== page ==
Abstracts that are thought to present more important or generalizable findings are usually selected by the conference reviewer to be presented as oral presentations, suggesting that abstracts presented in an oral format would have a higher publication ratio. Although clinical oral presentations had a significantly higher publication ratio than clinical poster presentations, no significant difference was observed between basic science oral presentations and poster sessions. The method for sorting abstracts used at the ACR/ARHP Annual Scientific Meeting by the conference reviewers seemed appropriate as oral presentations in both research scopes yielded significantly higher IFs than poster sessions. As expected, all of the abstracts that were accepted for plenary presentations were eventually published and had impressive IFs with a median of 7.7 and a mean of 14.7. In part, this may be a self-fulfilling prophecy, as the reviewers who participated in the decision-making process for the ACR/ARHP Annual Scientific Meeting may also be included in the panel of reviewers for the journals to which the research is submitted.
A quarter of the abstracts that resulted in publication were published in Arthritis & Rheumatism (ACR/ARHP official journal). Annals of the Rheumatic Diseases (European League Against Rheumatism [EULAR] official journal), with the second highest number of resultant publications, published less than half of the number of studies published by Arthritis & Rheumatism. This discrepancy may be attributed to the fact that the 2006 Annual Scientific Meeting is organized by the ACR. Similar data from the annual EULAR scientific conference were not evaluated.
Various national and international organizations have highlighted the need to support research and drug development for the diagnosis, treatment, and management of rare diseases (19). Rheumatology is a unique subspecialty in that it deals with few common diseases and instead encompasses many uncommon or rare diseases, which includes all the pediatric rheumatology diseases. Although research on rare diseases only comprised approximately one-fifth of the abstracts that were presented at the 2006 ACR/ARHP Annual Scientific Meeting, publication ratios for these abstracts were comparable to the publication ratios of common diseases.
The 2006 ACR/ARHP Annual Scientific Meeting employed an embargo policy that stated that discussion of the abstract included as part of a scientific presentation or the presentation of additional new information available at the time of the meeting was under embargo until the conference date. Abstracts published in a peer-reviewed journal after the submission deadline were not considered in violation of this policy.
Approximately 7% (90 of 1,269) of the published abstracts, including abstracts that were presented as a plenary session, were published prior to the 2006 ACR/ARHP Annual Scientific Meeting. Forty-three percent (39 of 90) of these abstracts were published before the submission deadline at the end of June 2006 and were in violation of the embargo policy. However, these abstracts were not noted as withdrawn at the time of presentation at the ACR/ARHP Annual Scientific Meeting.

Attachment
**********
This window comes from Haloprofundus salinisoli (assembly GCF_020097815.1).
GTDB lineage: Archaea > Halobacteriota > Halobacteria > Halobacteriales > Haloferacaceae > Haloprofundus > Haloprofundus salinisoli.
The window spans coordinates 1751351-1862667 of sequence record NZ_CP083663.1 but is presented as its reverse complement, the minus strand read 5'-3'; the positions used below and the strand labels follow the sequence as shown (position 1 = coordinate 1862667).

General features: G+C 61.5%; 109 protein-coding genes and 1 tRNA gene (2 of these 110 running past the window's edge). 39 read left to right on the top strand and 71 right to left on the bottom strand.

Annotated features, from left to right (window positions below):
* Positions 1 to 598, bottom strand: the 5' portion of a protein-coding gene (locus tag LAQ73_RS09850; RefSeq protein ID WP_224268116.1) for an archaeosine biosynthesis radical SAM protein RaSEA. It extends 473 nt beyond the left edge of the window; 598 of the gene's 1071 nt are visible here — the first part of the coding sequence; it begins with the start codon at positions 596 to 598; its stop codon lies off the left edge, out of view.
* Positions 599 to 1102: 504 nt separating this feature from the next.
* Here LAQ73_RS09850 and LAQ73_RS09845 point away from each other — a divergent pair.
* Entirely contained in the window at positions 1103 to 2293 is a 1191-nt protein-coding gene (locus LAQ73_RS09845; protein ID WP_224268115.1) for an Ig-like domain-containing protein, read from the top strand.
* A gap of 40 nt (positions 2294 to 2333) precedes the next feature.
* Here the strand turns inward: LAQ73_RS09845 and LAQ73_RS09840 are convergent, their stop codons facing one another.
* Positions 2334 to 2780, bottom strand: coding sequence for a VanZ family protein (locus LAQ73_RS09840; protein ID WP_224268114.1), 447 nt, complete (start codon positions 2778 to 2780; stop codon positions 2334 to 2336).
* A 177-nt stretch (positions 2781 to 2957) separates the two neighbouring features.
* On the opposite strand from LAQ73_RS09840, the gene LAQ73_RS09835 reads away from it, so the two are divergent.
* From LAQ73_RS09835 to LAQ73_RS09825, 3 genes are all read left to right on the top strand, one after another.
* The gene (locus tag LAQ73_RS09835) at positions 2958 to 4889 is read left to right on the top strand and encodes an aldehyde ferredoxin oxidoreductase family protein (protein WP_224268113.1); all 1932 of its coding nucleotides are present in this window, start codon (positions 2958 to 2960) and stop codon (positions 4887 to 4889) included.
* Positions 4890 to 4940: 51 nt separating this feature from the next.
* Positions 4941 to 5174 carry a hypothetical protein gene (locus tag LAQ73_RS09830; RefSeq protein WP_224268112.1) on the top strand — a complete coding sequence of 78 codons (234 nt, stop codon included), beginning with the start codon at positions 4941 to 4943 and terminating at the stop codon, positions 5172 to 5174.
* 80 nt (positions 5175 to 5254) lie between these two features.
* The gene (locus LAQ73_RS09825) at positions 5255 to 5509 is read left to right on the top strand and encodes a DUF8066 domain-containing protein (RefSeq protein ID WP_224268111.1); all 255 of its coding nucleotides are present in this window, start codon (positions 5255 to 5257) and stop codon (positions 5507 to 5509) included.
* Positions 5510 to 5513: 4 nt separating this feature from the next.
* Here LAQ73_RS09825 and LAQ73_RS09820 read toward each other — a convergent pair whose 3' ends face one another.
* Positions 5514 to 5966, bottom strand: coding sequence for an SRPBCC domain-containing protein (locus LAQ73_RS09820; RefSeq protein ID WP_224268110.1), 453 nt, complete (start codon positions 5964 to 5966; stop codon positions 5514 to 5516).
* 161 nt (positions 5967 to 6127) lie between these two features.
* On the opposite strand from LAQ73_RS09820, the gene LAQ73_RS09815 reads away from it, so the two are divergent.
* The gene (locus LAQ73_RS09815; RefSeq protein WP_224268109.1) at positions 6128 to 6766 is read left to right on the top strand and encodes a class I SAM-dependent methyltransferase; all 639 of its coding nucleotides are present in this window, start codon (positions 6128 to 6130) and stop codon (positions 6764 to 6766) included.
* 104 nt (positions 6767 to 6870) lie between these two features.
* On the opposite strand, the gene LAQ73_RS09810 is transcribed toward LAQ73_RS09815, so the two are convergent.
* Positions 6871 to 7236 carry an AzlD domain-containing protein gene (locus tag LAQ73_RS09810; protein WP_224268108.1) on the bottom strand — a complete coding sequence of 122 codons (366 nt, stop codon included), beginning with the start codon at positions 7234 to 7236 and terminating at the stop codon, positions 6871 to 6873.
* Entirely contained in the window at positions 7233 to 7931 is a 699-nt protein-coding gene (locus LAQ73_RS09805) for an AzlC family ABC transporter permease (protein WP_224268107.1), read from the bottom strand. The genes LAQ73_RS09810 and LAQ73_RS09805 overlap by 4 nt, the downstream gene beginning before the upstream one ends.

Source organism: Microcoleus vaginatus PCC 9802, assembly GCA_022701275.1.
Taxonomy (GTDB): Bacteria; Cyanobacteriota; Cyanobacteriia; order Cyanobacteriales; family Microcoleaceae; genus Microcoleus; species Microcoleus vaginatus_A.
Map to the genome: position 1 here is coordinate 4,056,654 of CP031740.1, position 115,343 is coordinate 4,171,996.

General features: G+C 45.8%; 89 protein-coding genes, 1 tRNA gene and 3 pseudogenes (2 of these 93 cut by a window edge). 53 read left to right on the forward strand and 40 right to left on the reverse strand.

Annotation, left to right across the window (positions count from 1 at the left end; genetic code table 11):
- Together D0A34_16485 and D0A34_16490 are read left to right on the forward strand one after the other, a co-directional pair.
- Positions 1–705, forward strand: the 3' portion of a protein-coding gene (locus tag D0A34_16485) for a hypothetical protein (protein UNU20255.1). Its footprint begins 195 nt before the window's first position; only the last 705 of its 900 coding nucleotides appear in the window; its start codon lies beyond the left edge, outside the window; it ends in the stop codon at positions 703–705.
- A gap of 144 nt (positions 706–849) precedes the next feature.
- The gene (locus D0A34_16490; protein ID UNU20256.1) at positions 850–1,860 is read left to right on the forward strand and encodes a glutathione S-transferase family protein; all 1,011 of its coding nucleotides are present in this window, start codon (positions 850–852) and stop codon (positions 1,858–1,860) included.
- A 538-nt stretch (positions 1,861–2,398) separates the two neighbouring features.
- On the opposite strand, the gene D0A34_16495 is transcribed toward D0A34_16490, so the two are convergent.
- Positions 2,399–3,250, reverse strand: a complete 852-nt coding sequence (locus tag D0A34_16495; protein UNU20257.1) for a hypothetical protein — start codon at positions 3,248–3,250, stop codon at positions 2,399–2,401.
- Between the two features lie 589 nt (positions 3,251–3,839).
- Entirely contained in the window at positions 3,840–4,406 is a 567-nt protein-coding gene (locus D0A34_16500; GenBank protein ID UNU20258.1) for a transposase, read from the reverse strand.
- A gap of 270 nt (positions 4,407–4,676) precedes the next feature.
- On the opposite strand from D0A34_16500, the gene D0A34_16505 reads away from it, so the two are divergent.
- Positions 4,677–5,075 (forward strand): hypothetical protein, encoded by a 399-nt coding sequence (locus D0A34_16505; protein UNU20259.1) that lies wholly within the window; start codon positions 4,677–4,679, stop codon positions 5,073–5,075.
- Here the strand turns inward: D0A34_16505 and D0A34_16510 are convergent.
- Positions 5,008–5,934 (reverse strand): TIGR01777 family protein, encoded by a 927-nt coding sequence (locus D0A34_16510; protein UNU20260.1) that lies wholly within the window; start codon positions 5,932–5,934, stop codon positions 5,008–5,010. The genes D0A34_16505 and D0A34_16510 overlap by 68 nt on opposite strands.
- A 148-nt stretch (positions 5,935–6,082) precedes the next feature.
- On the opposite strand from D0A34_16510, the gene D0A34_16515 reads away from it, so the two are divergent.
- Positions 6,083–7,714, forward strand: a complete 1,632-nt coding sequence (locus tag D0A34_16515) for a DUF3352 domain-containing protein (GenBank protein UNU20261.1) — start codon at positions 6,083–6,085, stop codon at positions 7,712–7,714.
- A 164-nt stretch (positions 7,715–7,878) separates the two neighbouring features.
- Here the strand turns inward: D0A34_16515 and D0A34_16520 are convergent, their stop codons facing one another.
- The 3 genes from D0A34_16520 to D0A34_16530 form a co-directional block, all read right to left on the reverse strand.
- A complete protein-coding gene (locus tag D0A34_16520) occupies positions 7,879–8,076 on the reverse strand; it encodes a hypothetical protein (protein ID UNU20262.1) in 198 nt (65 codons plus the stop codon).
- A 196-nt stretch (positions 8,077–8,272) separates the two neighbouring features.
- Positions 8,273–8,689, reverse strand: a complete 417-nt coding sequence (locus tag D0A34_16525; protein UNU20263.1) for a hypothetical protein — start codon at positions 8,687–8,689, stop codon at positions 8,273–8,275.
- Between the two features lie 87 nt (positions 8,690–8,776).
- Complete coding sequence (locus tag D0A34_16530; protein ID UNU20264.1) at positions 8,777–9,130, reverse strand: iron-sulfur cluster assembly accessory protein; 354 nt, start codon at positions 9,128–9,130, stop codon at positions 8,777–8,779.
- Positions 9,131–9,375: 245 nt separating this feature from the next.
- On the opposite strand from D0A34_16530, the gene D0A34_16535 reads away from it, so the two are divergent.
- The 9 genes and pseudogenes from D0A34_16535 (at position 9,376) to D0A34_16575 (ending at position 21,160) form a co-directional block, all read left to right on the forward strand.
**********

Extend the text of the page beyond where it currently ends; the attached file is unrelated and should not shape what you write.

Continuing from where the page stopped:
Approximately 13% of the articles were published more than 3 years after their corresponding 2006 ACR/ARHP Annual Scientific Meeting abstract. This finding is comparable with other medical conferences (1, 8–10, 13, 16, 17). A Cochrane systematic review of 29,729 abstracts that were presented in biomedical meetings and were summarized in 79 studies reported a mean publication ratio of 44.5% (1). However, since the review was based on published studies from the years 1983–2003, it may not reflect recent advances in the publication process, such as the development of online systems for article submission and publication and the great increase in the number of online and offline journals in recent years (20). In order to acknowledge this evolution, we have collected data from recent years on publication trends resulting from biomedical conferences from other societies. We found that the 2006 ACR/ARHP Annual Scientific Meeting had the highest publication ratio among biomedical society scientific conferences in recent years, except for the SUS conference, which had a remarkable publication ratio (68.9%) despite its mean IF (3.4) that was lower than publications from the 2006 ACR/ARHP Annual Scientific Meeting.
Information on the study sponsorship and the statistical significance of the findings in the submitted abstract may lead to selective bias for acceptance and may support future publication. A subanalysis indicated that abstracts were more likely to be accepted for presentation if they contained some statistical analysis or if they presented results from sponsored studies. However, there was no significant difference in publication ratios based on the presence of statistical analysis, the level of significance of presented results, or study sponsorship. Despite these findings, future evaluation of the role of sponsorship disclosure and statistical significance of presented findings in the publication ratios within all presented abstracts may further elucidate underlying trends in publication at the ACR/ARHP Annual Scientific Meeting that are not currently apparent in the conducted subanalysis.
One potential limitation of this study involves the singular investigation of the 2006 meeting; this is due to the large number of abstracts that were included in the analysis and the extensive effort required to ensure the accuracy of the data. Furthermore, based on other studies that assessed annual conferences (7, 8, 12, 14, 16) over a period of 2–3 years, similar publication outcomes can be expected for subsequent ACR/ARHP Annual Scientific Meetings.
In summary, for the first time to our knowledge, a study has provided an extensive analysis of the research products resulting from research presented as abstracts in an ACR/ARHP Annual Scientific Meeting. These results show higher research productivity than other medical societies and reflect appropriate selection of abstracts for presentation by the ACR/ARHP. Nonetheless, approximately 40% of the abstracts were never published, warranting cautious interpretation of the studies that are presented at the ACR/ARHP Annual Scientific Meeting.
All authors were involved in drafting the article or revising it critically for important intellectual content, and all authors approved the final version to be submitted for publication. Ms Woo had full access to all of the data in the study and takes responsibility for the integrity of the data and the accuracy of the data analysis.
Study conception and design. Amarilyo, Woo, Furst, Parker, McCurdy.
Acquisition of data. Amarilyo, Woo, Hoffman, Eyal, Piao.
Analysis and interpretation of data. Amarilyo, Woo, Furst, Parker.
The authors would like to thank Paul Maranian, MS, for his guidance with the statistical analyses included in this study.